Day 2: Minami District and Tennoji
Note: If you didn’t visit Osaka Castle on Day 1, then you could start Day 2 by visiting the castle. Otherwise, start with Minami.
- 9:30: Travel to the Minami District: From most parts of Osaka, the easiest way to reach Minami is to take the Midosuji subway line to Shinsaibashi Station.
- 10am: Explore Minami: Take exit #2 from Shinsaibashi Station and walk for three minutes to arrive at Tokyu Hands Department Store, which opens at 10am. This is one of the coolest hobby and gadget stores in the world. After checking out Tokyu Hands, cross south over Nagahori-dori Street and walk one block west and then enter Shinsaibashi-suji, one of Osaka’s famous shotengai (covered shopping arcades). Walk south through Shinsaibashi-suji. This will take you south into the real heart of Minami.
- Noon: Dotombori Area and Lunch: Walk south through the Shinsaibashi-suji arcade and you’ll eventually get to Ebisu-bashi Bridge over the famous Dotombori Canal. This is the most iconic sight in all of Osaka. Just south of the bridge you’ll find yourself in the Dotombori arcade. This street is line with restaurants that have incredibly flashy signs and symbols outside to attract customers. This is a good place for lunch. Check out our Minami District page for some restaurant picks.
- 1:30pm: Visit Hozenji Yokocho: A short walk south of the Dotombori Canal is the incredibly atmospheric Hozenji Yokocho, a narrow pedestrian-only lane lined with traditional restaurants. Be sure to check out Hozen-ji Temple, where you’ll find the moss-covered Mizu-kake Fudo statue. For details on these sights, see our Minami District page.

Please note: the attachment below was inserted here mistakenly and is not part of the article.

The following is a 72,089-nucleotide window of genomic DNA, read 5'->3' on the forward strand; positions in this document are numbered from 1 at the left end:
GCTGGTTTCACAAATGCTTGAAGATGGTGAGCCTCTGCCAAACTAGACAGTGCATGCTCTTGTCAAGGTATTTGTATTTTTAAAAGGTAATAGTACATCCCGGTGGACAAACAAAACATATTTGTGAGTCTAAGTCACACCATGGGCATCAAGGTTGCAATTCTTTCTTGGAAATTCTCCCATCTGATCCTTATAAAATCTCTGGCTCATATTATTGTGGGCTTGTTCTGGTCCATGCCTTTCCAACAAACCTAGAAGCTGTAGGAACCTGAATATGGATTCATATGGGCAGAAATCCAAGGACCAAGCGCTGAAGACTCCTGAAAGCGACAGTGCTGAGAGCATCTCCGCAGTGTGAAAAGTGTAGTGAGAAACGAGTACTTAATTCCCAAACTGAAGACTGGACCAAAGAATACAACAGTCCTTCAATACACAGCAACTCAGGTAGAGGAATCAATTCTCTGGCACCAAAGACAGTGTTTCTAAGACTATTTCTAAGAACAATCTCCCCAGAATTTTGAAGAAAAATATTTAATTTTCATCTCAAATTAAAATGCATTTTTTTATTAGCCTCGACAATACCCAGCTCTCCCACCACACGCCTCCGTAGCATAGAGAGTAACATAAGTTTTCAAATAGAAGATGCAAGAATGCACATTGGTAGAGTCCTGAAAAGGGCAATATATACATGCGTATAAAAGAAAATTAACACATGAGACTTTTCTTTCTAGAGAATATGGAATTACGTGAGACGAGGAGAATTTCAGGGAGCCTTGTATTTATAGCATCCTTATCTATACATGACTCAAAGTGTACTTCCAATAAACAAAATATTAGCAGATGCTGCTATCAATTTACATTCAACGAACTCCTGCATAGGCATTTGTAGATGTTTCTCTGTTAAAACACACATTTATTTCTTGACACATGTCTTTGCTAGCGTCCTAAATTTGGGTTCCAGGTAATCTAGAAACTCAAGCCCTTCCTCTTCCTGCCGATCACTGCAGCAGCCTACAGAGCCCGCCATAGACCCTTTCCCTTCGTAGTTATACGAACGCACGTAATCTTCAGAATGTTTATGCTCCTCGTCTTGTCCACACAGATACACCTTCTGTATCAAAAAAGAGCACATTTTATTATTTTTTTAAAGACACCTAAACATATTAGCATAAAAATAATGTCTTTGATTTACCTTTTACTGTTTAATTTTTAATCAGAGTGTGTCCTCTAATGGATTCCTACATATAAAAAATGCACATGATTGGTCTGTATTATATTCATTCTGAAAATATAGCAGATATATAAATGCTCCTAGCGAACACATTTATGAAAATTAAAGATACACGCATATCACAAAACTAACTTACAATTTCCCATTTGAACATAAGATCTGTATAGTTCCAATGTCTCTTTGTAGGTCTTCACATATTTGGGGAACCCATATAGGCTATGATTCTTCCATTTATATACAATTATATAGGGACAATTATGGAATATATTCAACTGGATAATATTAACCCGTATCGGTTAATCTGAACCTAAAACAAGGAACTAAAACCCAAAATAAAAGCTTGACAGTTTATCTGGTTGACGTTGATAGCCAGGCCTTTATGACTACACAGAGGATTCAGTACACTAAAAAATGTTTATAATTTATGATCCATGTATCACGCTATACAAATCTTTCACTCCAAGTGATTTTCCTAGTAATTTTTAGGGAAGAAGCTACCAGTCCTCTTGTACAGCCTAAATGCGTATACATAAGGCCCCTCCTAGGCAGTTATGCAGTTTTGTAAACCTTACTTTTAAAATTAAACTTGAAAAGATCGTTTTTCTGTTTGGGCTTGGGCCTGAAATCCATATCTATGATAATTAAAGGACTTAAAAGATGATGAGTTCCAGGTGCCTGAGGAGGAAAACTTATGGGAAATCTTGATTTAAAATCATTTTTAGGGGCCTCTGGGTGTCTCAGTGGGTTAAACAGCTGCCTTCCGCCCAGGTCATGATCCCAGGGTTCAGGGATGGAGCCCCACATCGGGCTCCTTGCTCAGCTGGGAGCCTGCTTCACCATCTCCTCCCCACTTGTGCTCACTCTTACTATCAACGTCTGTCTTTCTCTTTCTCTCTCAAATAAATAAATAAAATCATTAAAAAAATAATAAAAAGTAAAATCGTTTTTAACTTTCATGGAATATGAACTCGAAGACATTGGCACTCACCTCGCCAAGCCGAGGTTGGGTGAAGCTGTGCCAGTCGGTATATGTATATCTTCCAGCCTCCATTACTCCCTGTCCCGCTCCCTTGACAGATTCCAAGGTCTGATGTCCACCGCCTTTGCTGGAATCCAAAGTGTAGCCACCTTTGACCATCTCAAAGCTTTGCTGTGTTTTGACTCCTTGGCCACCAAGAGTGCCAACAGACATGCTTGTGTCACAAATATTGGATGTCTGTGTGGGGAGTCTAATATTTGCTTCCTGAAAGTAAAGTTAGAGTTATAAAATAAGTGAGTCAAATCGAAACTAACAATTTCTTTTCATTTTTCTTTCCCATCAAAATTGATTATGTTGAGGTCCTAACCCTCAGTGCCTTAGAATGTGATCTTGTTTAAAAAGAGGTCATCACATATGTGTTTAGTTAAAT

- 2:30pm: Walk through Doguyasuji Arcade: Another short walk south of Hozenji Yokocho, you’ll find Doguyasuji Arcade, Osaka’s famous kitchen-supply street. Here, you will find an almost endless variety of kitchenware and tableware. For details, check out our Minami District page.
- 3:30pm: Visit Den-Den Town: If you walk to the south end of Doguyasuji Arcade, you’ll come out on a relatively wide street. If you turn left and walk straight east to the second traffic light, you’ll be at the north end of Den-Den Town, which is Osaka’s electronics district. This is a great area for people with an interest in gadgets, Japanese pop culture and computers. Alternatively, if you’re more interested in fashion, you could visit Amerika Mura, which is a short walk from Dotombori. For details, check out our Minami District page.
- 5:30pm: Eat dinner in Minami: Minami has the greatest concentration of good restaurants in Osaka. To help you decide, check out our recommendations on the Minami District page.